Will your business be served by a personal web page to advertise or sell your goods or services? There are plenty of free site-making tools out there if you’re looking for something simple. If you are looking for a more custom, robust site, Entrepreneur Magazine has made some recommendations for you to consider.
Depending on the business you’re starting, you might consider instead joining a specialized community site like Etsy to sell your goods or one of the many freelancer sites to find assignments and connect with peers and customers alike.
Finally, there are very few better ways to advertise a business or connect with the right people than by social media. It just takes a little bit of exploring to figure out which sites will serve you best.
Facebook is a popular and easy-to-use option, and many home-based businesses use at least a business page on that site. Be sure to look into all your options, however, to see if they’ll help you grow your business: Facebook, Instagram, LinkedIn, Twitter, Google+, Pinterest, and YouTube are the most popular and active in social media right now. You likely don’t need all of them, but you should use at least one.
Keep your online presence just as professional as you are in the real world. As we mentioned before, you want to work on personal branding, and your online presence is a huge part of that puzzle. You may be working in your pajamas, but that doesn’t mean your work isn’t worthy of formalwear.
And while you’re getting to know the online side of your community, keep an eye out for information on offline opportunities as well. Find ways to get involved in your industry’s local community. Are there advertisements for networking events or industry conferences? Craft fairs, trade shows, even just chatting with people you meet at your supply stores can be excellent opportunities for promoting your business.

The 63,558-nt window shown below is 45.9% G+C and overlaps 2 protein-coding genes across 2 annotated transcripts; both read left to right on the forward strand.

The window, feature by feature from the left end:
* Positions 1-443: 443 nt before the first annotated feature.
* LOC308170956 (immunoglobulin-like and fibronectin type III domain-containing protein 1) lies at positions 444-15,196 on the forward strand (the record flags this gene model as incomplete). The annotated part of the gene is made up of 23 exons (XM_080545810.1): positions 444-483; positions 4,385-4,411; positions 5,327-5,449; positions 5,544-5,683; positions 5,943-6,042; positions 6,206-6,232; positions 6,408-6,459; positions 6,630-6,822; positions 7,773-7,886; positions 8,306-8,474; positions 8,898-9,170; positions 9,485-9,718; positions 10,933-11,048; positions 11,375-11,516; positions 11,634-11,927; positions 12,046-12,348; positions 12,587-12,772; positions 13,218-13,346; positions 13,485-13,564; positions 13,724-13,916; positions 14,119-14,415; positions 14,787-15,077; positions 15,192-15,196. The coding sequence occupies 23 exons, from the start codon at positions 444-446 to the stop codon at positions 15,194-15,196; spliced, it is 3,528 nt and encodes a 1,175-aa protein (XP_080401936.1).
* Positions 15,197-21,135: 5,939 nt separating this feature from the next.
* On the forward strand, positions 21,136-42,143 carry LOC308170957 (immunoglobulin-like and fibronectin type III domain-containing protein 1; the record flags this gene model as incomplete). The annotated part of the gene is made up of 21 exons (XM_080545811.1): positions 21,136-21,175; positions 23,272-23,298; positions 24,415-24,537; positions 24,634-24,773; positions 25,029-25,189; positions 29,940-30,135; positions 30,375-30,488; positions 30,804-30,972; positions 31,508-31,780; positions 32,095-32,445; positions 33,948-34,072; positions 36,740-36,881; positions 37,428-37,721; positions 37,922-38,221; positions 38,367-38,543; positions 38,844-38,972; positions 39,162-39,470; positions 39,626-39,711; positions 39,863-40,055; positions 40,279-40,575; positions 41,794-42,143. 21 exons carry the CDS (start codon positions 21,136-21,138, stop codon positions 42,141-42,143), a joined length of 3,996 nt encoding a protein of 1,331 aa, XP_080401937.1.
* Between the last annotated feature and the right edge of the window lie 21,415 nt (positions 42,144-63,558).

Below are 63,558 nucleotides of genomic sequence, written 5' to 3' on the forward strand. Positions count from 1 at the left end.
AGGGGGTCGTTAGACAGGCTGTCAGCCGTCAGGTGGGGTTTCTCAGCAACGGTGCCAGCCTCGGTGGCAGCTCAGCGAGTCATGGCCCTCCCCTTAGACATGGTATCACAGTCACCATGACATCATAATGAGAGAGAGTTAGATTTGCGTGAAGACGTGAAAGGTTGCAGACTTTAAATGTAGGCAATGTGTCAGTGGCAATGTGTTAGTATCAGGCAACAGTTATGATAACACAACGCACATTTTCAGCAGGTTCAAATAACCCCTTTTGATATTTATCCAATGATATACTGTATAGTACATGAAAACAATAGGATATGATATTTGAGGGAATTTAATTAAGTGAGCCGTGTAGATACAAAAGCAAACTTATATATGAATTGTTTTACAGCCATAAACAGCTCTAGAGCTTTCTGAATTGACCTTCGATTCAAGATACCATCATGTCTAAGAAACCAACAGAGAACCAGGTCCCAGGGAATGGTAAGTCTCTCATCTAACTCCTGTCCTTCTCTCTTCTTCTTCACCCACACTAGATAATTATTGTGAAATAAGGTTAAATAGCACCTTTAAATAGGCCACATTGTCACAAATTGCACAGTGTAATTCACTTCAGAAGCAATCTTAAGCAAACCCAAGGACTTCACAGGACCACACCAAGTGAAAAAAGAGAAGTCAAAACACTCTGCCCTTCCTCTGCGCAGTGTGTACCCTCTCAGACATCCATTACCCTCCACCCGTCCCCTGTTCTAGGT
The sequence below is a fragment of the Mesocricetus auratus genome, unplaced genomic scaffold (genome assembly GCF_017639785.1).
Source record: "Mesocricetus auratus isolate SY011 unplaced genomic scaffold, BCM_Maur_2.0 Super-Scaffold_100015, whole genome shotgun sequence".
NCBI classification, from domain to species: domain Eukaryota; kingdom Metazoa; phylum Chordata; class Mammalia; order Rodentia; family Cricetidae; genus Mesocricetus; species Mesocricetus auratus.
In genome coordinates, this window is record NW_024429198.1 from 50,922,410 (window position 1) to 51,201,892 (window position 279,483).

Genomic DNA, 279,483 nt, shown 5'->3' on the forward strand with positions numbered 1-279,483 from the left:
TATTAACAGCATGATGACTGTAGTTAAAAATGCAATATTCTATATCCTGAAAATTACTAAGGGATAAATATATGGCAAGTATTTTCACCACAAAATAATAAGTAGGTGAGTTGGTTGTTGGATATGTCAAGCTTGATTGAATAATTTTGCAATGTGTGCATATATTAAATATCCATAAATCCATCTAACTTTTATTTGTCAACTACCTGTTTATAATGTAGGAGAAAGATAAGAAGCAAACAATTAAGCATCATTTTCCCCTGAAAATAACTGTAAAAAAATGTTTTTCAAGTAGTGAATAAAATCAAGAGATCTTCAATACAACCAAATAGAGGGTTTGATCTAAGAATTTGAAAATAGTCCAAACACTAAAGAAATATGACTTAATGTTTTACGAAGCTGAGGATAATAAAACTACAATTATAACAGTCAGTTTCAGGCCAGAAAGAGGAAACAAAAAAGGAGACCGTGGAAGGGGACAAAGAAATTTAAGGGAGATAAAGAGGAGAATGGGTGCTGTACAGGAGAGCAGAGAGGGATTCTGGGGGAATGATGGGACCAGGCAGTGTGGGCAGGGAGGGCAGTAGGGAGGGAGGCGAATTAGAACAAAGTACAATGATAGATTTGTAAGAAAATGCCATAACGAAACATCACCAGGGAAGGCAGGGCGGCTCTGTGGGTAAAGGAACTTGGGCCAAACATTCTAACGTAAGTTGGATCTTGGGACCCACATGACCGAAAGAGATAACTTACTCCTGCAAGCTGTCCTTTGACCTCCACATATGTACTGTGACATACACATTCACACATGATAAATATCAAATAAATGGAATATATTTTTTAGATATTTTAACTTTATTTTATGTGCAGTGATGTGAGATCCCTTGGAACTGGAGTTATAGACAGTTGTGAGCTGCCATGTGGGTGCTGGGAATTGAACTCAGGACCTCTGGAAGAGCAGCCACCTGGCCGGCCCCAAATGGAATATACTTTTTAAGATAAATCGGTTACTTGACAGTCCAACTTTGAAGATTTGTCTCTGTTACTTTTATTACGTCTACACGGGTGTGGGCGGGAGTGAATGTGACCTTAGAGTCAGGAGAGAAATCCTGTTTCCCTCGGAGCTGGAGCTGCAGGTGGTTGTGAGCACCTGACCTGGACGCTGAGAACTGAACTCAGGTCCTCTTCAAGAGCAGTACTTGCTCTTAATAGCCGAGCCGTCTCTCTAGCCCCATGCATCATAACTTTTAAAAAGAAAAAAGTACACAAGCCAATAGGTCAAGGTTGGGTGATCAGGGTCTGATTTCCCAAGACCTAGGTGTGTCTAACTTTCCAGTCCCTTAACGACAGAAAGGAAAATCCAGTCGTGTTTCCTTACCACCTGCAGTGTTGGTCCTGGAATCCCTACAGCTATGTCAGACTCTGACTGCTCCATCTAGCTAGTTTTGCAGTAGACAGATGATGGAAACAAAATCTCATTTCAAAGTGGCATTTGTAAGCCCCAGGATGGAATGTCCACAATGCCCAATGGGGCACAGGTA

3… 2… 1… Liftoff!
Congratulations – it’s time to launch your home-based business! Are you ready?
According to Entrepreneur Magazine, “the word ‘hustler’ has a negative connotation, but it is an extremely important trait in the startup world. Being a true hustler means being a persistent self-starter who kicks butts and takes names.” As someone working on a home-based business, it’s your turn to hustle, make some money, and have some fun.
When you work for yourself, launching means creating your products or refining your service offerings, and then promoting your wares. There are a host of ways to promote your work, through networking and social media, as discussed above, and through making your clients and customers happy enough to recommend you to their friends.
When you work for someone else, launching your home-based business is generally as easy as logging onto the network and getting started. It’s like many “normal” 9-5 jobs, just without a cubicle farm.
In direct marketing and sales, when you work with a company, it’s a matter of hosting your first event and promoting it. A company behind you generally makes working from home easier, as there’s an automatic, built-in community to support you.
Use your community. Reach out for help and consult with experts, especially when you’re going through the legal and financial set-ups for your home-based career. And to get you started, we have a checklist that will help you determine if you’ve asked all the right questions.
Now that you’re ready to launch, be sure to stay connected for more thoughts on running a home-based business. Helpful articles full of tips will be published regularly. We invite you to scroll down to the footer and sign up for our newsletter, and you’ll be among the first to know when a new post has been published.
And if you’re interested in finding out more about Traveling Vineyard and becoming a Wine Guide, click here for more information.